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Another winter of discontent ahead

August 30th, 2022 11:40 AM

By Southern Star Team

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IT looks like we could be facing another winter of discontent. But this time it won’t be Covid that will be dominating the headlines.

Although the medics are warning of another tough few months when the virus could reappear, or the combination of a coronavirus surge and the regular flu could combine to result in a difficult time in our hospitals.

But at the moment we are facing altogether different problems – the dual crises in the accommodation and energy sectors.

With colleges about to return to on-site classes and the country in the grip of what our president has already called the housing ‘disaster’, alongside an estimated 1,000 people from Ukraine arriving here weekly and in need of a home, the situation could get very tricky indeed, to put it mildly.

This week a college (UCD) was forced to launch what it called a ‘digs drive’ to try and secure accommodation, by basically chugging the public in an effort to get them to agree to bring students home with them!

It’s an extension of last week’s bizarre comments by higher education minister Simon Harris that the public should consider bringing in students, because they can earn up to €14,000 a year tax-free by sharing their home and helping to alleviate the third level accommodation crisis as a result.

While the idea seems innocent enough at a superficial level, what is really happening here is that the government itself has now entered ‘crisis’ mode (or should that be, to borrow a phrase from President Higgins, ‘disaster’ mode?) when it comes to the housing sector.

Years of being told that we weren’t building enough houses and doing very little to address the problems has finally come home to roost – with magnificent levels of catastrophe looming large.

Long before the students were in the mix we have had a rental sector so broken that in one week recently there were just over 700 homes for rent in the entire country.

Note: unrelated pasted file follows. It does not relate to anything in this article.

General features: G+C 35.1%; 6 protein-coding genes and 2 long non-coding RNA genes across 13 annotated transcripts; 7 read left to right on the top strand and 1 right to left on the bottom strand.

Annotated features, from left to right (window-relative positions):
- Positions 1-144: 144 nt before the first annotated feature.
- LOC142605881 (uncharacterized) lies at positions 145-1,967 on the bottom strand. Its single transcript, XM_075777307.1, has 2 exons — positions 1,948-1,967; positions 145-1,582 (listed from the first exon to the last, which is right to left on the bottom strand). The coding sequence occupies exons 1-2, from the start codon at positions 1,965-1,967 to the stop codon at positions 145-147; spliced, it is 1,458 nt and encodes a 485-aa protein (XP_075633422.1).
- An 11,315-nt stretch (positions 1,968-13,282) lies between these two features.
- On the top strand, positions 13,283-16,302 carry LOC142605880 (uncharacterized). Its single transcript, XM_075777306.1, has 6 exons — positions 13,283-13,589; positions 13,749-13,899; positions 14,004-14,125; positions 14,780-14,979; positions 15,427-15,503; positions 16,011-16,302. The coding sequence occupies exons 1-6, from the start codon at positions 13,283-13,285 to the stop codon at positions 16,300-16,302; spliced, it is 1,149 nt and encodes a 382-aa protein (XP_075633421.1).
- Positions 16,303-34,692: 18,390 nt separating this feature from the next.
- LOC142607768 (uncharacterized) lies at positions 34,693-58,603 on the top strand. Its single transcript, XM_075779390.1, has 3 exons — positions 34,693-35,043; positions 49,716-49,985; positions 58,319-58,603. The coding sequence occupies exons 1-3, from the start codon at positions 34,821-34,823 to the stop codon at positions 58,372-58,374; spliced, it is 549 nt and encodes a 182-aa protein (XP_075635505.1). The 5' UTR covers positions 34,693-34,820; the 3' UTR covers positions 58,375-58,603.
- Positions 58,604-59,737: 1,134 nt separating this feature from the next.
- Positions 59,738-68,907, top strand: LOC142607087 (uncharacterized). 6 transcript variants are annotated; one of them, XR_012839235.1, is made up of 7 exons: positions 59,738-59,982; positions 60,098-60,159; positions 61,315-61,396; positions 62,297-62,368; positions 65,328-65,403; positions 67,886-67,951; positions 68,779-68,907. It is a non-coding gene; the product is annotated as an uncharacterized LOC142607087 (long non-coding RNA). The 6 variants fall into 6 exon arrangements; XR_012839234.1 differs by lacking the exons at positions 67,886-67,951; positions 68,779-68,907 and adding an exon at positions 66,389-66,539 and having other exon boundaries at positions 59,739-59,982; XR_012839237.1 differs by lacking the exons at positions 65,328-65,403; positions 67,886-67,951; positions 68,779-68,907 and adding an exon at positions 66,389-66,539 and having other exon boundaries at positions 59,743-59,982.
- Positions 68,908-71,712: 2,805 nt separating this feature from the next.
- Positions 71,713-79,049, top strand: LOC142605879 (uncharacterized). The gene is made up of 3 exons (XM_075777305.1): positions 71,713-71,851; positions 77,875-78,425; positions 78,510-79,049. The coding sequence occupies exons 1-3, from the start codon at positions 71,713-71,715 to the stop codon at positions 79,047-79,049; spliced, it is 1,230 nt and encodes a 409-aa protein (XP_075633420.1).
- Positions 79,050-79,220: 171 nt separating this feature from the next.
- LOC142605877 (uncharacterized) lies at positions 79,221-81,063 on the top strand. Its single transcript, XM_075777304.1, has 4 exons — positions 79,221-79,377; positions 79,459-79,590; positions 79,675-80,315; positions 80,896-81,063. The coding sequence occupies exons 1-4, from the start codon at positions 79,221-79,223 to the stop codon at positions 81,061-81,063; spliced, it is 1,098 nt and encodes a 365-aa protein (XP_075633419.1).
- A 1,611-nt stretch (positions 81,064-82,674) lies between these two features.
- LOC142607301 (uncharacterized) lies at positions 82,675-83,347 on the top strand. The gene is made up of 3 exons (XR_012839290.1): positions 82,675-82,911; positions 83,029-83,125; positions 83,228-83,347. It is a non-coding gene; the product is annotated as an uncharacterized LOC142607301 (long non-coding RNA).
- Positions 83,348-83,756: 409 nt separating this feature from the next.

We saw scenes in recent days of long queues formed in our capital to view one single three-bedroomed house.

We also had queues to rent ‘flats’ in the bedsit lands of Dublin 6 and Dublin 4 in the eighties, but in those days a scandalous queue comprised 15 or 20 people  – not 200.

Then we have the horrific stories of refugees who have been forced into student accommodation being told they must leave within days – with no clear indication of where they are going next. Or else, the same students who believed a deposit secured their college-time accommodation are having their money returned as some landlords choose to house Ukrainians rather than bring students back.

On top of that, there are hundreds of renters getting notices to quit, as smaller landlords are being squeezed out of the market, due to rising costs, insurance and another impending rise in mortgage rates. So asking the public to step in and pick up the pieces for a government that must have seen his coming down the tracks for at least two years – in the case of the refugee situation, at least – and a lot longer regarding the chronic shortage of rental accommodation, is a bit cheeky.

There is almost an element of guilting homeowners into solving the problem for the government.

But maybe UCD has the right idea – digging up the word ‘digs’ from our past could be a genius way of reminding us all how it was before apartment living became so commonplace.

Students were sent to Dublin to share a home with the city equivalent of the Irish college ‘bean an tí’ and parents down the country felt their darling sons and daughters were at least getting some protection from the unpredictable and often worrying college life ‘up in Dublin’.

Maybe a return to the ‘Dublin digs’ would be a good solution all around? Though it would be much more acceptable if it was a choice, rather than a last resort.

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